In the introduction to an earlier collection of Geoffrey Hill’s poems, Somewhere Is Such a Kingdom (1975), the critic Harold Bloom described Hill as “the strongest British poet now alive.” This is a considerable accolade. One may, however, wonder slightly about the adjective “British.” Hill is in many respects a cosmopolitan poet, writing with increasing frequency about France, drawing on Spanish and German poetry, and clearly influenced by several American poets as well. For all that, he seems very much less “British” (a term which includes Scotland and Wales as well as Northern Island) than “English.” Many of Hill’s qualities are those central to the English tradition. His writing seems often to be “under glass,” produced by an intelligence of extreme detachment and self-consciousness. Social embarrassment is a common theme, as is self-distrust. Hill has a trick of building up to a major assertion, a gesture of passion, but then catching himself in the act, withdrawing. Yet he is at the same time a “strong” poet, as Bloom observes, capable of assuming an authoritative or, even, quasiprophetic voice, and of writing with a mythic intensity. Other recurrent themes of his include the major public events of the twentieth century and of previous centuries, among them war and genocide. His poetry is often one of strong and direct sensuality; he is a great evocator of the natural world.
If there is an overriding feeling within Hill’s poems, however—it is too evasive to be called a theme—it must be the feeling of loss. In his 1978 collection Tenebrae (reprinted in this volume, along with all the other poems to be mentioned), he heads one poem with the German epigraph Es ist ein Land Verloren, translatable literally as “There is a lost land.” That is not how Hill translates it, but the notion of a lost country, or, more precisely, of an unattainable country within the mind, colors much of his poetry. Very often this country is that of his own memories of childhood: Mercian Hymns (1971) is set in “Mercia,” at once the old Latin term for the Anglo-Saxon kingdom of King Offa in the eighth century and Hill’s private term for the rural Worcestershire of his own boyhood. The most obvious feature of that collection is its anachronism. Hill brings together an archaic language of the far past, of rune stones, wergilds, and fire dragons, with a studied colloquialism sometimes ironically vulgar, sometimes childish. The result is characteristically ambiguous. In one way, Hill appears to be pointing to ways in which England has declined, dwindled—the great victories of the Anglo-Saxon conquerors now remembered only as names for small, suburban houses. In another way, he indicates direct continuity and achievement. The coins of King Offa still preserve his face and power; his name is still familiar (from “Offa’s Dyke,” the long earthwork that divides much of England from Wales); there is a sense of pride lurking in Hill’s memories of a boyhood in wartime as fierce as anything from the remotest past. Nevertheless, both the recent past of childhood and the far past of Mercia have receded, gone back to the same country, the land indeed “called Lost.”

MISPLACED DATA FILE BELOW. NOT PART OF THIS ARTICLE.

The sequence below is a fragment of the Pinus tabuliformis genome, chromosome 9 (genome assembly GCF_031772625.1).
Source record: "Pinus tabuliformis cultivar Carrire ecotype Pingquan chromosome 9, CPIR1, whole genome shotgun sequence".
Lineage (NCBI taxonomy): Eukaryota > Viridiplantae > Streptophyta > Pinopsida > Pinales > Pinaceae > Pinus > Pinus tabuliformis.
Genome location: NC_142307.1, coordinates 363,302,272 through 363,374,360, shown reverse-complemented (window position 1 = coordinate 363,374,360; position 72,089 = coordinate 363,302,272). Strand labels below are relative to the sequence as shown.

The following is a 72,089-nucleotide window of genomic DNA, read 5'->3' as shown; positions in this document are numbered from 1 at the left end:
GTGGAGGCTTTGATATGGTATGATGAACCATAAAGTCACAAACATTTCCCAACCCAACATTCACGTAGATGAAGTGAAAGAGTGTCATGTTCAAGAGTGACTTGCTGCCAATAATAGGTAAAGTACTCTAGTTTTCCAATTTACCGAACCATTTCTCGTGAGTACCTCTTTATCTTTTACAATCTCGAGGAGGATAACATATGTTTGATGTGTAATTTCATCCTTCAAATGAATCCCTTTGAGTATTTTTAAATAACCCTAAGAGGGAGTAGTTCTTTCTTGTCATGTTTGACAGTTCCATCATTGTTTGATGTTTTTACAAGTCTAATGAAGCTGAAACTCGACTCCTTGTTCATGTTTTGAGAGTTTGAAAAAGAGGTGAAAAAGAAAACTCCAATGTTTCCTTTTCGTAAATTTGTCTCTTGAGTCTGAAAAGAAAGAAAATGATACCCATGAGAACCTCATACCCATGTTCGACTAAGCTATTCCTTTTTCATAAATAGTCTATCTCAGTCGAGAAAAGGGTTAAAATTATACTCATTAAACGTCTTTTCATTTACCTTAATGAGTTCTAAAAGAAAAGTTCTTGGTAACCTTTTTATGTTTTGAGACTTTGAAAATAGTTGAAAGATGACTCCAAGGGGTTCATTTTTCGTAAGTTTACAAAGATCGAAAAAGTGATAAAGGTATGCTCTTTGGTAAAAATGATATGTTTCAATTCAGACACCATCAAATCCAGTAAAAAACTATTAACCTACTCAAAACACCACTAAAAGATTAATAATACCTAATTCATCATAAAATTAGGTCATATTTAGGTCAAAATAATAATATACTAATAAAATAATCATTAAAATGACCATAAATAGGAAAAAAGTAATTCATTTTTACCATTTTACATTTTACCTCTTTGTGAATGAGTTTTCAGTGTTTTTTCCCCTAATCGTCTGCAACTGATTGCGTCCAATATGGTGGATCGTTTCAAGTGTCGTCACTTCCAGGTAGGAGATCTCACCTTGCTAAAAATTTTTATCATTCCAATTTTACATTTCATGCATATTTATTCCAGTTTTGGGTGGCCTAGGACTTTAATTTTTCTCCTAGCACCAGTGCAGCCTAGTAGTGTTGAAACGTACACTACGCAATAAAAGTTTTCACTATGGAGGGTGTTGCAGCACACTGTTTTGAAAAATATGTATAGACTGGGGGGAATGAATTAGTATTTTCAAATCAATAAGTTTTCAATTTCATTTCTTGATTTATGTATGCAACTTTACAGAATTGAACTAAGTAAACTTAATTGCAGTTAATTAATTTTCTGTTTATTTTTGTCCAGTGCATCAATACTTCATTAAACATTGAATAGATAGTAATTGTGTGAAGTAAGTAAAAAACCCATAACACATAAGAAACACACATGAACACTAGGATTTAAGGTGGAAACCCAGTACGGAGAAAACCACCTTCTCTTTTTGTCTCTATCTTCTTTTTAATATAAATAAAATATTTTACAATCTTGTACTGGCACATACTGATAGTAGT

What besides the inevitable passing of time motivates Hill’s feelings of loss? To this there must be many answers. One is a loss of political innocence. Mercian Hymns is prefaced by an epigraph on “the conduct of government,” which laments the way in which public morality has become a thing apart from private morality. More nostalgically, the sequence of thirteen sonnets in Tenebrae titled “An Apology for the Revival of Christian Architecture in England” contains three sonnets described as “A Short History of British India.” They are once more “spectator-poems,” in which Hill looks on at a historical process as if at a pageant or spectacle, yet their overall point is that a certain simplicity, a certain directness of rule, has gone from the world,...
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